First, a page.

Nepal held memorial services on Sunday for the thousands killed in a massive earthquake one year ago, as victims still living in tents accused the government of failing them.
The 7.8-magnitude quake killed nearly 9,000 people and some four million survivors are still living in temporary shelters, according to the International Federation of Red Cross and Red Crescent Societies.
Prime Minister K.P. Sharma Oli laid flowers at a razed 19th-century tower in Kathmandu where hundreds gathered for a sombre service, after a minute\’s silence to remember those killed.
Buddhist monks in maroon robes held prayers at a site nearby that was home to a popular temple destroyed in the quake.
Trekking guide Govinda Timilsina said his life has been on hold since losing his home, as he waits for help and unable to rebuild himself because of the government\’s complex rules for qualifying for quake aid.
"It became impossible to live in the village, we lost everything," Timilsina, 28, said of having to relocate his mother, wife and three-year-old son from hard-hit Dhading district.
"The government rules were so confusing, we were scared we would not get compensation if we started work on our own," said Timilsina, who rents a single room in Kathmandu for his family.
Although international donors pledged $4.1 billion to aid Nepal\’s recovery, political wrangling over control of the funds means most victims have received nothing beyond an initial small payout.
Following a hailstorm of criticism, the government has vowed to kickstart reconstruction of schools and hospitals, and speed up handing out the first $500 instalment of a $2,000 payout promised to homeless survivors.
But in the capital on Sunday, about 20 people dressed in black protested against the government\’s response to the tragedy, chanting "politicians in palaces, public in tents" and "what happened to reconstruction?"
The disaster reduced more than a hundred monuments to rubble and damaged another 560 structures, including many centuries-old temples and stunning royal palaces in the Kathmandu valley that used to attract visitors from around the world.
In the historic town of Bhaktapur, many of the traditional brick houses that made it famous have been replaced by grey tents and rusty tin shacks where women like Laxmi Nyapit are now forced to raise their children.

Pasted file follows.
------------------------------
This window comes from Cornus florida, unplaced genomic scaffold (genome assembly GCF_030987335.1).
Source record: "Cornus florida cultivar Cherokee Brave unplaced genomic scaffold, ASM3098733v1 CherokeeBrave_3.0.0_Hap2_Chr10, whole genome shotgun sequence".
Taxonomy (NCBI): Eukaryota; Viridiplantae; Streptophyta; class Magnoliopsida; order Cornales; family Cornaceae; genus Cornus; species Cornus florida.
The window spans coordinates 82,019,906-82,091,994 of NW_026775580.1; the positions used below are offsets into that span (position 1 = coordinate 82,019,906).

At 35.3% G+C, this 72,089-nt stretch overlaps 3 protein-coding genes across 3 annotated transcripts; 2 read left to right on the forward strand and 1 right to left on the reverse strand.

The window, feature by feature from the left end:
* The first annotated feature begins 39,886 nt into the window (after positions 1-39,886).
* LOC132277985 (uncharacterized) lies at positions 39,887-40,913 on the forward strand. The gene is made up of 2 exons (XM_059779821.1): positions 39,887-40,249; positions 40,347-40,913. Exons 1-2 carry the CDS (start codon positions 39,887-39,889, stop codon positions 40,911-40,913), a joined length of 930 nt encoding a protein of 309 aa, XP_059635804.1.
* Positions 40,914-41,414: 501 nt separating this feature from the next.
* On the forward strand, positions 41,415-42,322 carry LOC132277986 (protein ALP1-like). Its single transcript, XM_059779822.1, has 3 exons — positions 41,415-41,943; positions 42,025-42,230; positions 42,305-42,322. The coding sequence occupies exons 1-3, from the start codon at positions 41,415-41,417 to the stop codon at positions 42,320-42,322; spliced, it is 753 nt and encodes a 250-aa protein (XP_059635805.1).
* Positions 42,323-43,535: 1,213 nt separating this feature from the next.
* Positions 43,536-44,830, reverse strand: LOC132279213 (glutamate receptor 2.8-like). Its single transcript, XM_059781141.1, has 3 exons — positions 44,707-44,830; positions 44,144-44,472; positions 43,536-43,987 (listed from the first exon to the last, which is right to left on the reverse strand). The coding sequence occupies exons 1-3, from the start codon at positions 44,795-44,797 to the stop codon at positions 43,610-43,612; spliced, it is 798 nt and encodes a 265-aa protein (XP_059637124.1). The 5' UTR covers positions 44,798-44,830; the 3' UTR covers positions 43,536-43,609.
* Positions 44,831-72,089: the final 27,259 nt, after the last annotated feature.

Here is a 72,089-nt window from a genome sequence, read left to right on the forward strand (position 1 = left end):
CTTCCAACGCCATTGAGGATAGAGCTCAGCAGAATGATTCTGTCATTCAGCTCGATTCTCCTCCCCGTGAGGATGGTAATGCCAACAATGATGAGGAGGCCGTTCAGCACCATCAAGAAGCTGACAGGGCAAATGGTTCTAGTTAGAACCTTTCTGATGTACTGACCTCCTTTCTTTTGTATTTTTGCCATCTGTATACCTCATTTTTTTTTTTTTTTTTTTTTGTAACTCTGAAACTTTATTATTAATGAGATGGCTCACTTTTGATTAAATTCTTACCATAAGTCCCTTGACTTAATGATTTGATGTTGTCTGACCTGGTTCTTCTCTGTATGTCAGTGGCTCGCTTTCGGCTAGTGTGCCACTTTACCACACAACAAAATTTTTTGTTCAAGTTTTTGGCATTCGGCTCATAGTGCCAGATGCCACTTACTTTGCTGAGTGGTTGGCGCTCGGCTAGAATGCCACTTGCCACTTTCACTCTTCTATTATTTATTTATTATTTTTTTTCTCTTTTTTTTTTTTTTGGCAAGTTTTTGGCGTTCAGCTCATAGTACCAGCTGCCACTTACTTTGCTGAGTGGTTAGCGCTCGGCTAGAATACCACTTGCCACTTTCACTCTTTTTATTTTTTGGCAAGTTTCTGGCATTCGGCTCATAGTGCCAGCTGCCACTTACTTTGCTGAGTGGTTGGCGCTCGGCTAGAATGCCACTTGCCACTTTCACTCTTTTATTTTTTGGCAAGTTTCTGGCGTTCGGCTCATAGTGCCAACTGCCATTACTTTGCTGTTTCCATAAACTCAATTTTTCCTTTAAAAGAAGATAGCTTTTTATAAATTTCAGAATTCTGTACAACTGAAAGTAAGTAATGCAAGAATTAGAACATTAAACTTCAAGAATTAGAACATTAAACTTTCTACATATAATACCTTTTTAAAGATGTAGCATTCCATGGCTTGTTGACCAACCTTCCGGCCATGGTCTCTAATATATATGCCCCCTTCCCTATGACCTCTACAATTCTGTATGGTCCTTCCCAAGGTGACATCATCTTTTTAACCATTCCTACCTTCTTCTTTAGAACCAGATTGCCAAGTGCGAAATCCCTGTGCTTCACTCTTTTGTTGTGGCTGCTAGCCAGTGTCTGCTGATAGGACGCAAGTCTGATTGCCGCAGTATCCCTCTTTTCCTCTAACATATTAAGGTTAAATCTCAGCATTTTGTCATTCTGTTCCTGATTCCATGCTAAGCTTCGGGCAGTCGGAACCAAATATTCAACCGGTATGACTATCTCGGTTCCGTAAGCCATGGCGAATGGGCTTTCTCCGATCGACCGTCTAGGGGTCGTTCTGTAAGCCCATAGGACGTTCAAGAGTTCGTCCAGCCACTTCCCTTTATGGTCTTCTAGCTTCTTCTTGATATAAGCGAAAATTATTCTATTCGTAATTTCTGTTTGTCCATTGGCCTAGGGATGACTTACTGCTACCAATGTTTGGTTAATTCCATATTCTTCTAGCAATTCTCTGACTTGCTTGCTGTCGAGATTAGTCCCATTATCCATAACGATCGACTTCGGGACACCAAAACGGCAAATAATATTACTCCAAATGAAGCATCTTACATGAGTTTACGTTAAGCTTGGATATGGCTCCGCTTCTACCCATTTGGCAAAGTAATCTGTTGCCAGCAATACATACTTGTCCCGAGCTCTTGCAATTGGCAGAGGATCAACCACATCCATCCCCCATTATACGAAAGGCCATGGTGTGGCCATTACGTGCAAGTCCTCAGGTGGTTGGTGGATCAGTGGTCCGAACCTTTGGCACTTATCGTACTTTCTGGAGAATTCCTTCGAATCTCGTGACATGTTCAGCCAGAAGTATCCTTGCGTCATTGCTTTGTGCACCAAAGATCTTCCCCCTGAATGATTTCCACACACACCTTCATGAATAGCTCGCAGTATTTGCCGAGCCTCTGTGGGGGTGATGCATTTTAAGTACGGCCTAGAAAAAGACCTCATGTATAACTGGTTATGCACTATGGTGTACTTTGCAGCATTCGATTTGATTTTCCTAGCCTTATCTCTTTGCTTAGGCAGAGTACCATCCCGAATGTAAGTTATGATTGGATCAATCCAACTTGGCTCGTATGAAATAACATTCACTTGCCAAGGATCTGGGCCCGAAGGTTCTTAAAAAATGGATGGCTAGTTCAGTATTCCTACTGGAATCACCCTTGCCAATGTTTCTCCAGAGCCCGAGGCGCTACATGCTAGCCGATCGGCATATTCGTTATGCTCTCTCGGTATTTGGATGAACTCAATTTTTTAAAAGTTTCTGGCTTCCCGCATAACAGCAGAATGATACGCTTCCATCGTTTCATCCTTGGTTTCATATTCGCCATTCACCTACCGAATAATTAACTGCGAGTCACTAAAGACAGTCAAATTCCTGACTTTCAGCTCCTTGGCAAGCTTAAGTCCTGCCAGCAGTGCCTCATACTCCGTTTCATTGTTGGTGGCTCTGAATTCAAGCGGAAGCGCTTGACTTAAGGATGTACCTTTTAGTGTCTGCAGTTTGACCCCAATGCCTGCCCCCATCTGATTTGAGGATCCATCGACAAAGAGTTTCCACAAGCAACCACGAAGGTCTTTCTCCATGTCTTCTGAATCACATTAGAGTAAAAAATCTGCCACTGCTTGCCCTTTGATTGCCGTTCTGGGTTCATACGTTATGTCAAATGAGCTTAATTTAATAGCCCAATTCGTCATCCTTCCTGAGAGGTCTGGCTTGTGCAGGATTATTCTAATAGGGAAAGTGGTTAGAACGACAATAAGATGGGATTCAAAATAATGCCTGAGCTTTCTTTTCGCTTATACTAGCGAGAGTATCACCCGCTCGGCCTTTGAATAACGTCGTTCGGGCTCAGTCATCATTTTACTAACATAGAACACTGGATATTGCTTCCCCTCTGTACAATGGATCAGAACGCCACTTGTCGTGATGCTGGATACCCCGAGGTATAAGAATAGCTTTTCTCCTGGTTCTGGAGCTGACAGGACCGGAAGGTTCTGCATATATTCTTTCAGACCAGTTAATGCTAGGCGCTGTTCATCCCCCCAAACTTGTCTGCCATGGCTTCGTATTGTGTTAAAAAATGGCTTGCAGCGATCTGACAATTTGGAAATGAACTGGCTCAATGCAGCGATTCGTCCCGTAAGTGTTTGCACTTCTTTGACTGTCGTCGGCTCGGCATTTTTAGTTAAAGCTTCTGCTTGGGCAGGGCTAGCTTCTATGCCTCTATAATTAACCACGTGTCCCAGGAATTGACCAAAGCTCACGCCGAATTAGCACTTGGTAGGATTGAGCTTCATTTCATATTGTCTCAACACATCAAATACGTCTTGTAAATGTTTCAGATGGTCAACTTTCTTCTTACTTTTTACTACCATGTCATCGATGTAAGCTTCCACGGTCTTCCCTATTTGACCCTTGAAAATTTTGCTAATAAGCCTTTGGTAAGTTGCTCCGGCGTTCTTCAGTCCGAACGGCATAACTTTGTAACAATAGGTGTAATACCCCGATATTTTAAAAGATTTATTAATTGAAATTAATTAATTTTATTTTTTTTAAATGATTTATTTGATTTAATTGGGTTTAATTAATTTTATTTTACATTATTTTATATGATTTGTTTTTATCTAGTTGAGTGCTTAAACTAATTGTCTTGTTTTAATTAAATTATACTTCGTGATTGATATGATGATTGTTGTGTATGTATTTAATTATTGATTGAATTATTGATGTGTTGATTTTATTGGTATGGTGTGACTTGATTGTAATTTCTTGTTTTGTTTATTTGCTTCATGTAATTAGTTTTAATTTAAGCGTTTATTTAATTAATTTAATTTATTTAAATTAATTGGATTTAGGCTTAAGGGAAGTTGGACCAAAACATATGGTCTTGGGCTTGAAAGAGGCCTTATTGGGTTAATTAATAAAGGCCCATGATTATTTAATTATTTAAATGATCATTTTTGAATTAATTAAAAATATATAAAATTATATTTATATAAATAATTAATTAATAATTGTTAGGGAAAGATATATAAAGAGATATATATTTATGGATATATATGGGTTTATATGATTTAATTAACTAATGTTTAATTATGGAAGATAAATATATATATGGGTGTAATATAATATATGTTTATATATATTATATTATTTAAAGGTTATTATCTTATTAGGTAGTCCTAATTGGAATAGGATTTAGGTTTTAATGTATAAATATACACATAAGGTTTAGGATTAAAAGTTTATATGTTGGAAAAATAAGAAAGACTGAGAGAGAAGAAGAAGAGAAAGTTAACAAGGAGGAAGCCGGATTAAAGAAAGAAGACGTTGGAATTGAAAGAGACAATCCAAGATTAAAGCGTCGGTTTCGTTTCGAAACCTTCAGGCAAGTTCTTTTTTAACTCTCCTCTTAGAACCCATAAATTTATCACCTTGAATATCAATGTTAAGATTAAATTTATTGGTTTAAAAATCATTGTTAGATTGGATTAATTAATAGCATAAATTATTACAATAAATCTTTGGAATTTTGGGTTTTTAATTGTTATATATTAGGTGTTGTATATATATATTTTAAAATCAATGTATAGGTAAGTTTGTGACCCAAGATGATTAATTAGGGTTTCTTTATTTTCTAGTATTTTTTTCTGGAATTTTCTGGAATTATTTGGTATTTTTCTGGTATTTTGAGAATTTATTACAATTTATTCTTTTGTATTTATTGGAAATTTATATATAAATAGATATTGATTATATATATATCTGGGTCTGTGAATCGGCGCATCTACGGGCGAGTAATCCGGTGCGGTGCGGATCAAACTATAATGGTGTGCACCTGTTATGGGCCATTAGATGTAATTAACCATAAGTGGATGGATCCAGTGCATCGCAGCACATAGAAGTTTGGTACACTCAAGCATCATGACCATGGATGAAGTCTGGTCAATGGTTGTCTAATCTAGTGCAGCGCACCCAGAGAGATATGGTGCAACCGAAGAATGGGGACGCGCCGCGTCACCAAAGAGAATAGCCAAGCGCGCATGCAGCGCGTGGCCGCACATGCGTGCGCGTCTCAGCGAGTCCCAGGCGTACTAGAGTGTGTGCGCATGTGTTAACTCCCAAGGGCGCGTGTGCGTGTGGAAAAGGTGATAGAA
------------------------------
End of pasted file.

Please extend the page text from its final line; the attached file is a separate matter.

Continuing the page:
"Unless we get help, I don\’t know how we will ever live in a house again," the mother-of-three told AFP sitting in her tent, which houses a bed and a stove.
Nyapit, who has received just $150 from the government, said memorials — including candlelight vigils planned for later Sunday — meant little.
"They have to remember those who died, but first they have to remember us survivors and come here to help us," said the 40-year-old, who earns 35 rupees (32 US cents) a day for knitting gloves.
"If our government cared, we would not be living like this after a year."
The disaster struck on April 25 but commemorations were being held on Sunday — the quake anniversary according to the Nepali calendar.
The quake wrecked infrastructure across the hardest-hit regions of Nepal, damaging more than 1,200 health centres and severing a lifeline for remote, rural communities.
Nearly 8,000 schools were destroyed or left unsafe, leaving almost one million children without classrooms.
Tired of waiting, some 110,000 families have moved back into homes that remain at risk of collapse. More than 31,000 victims have also rebuilt their own houses, taking out loans or turning to charities for help.
On top of the financial losses, pegged at $7 billion, the disaster also delivered a severe blow to Nepal\’s already weak economy.
Growth is now expected to reach just 1.5 percent over the financial year ending in July 2016 — the lowest level since 2007 — according to the Asian Development Bank.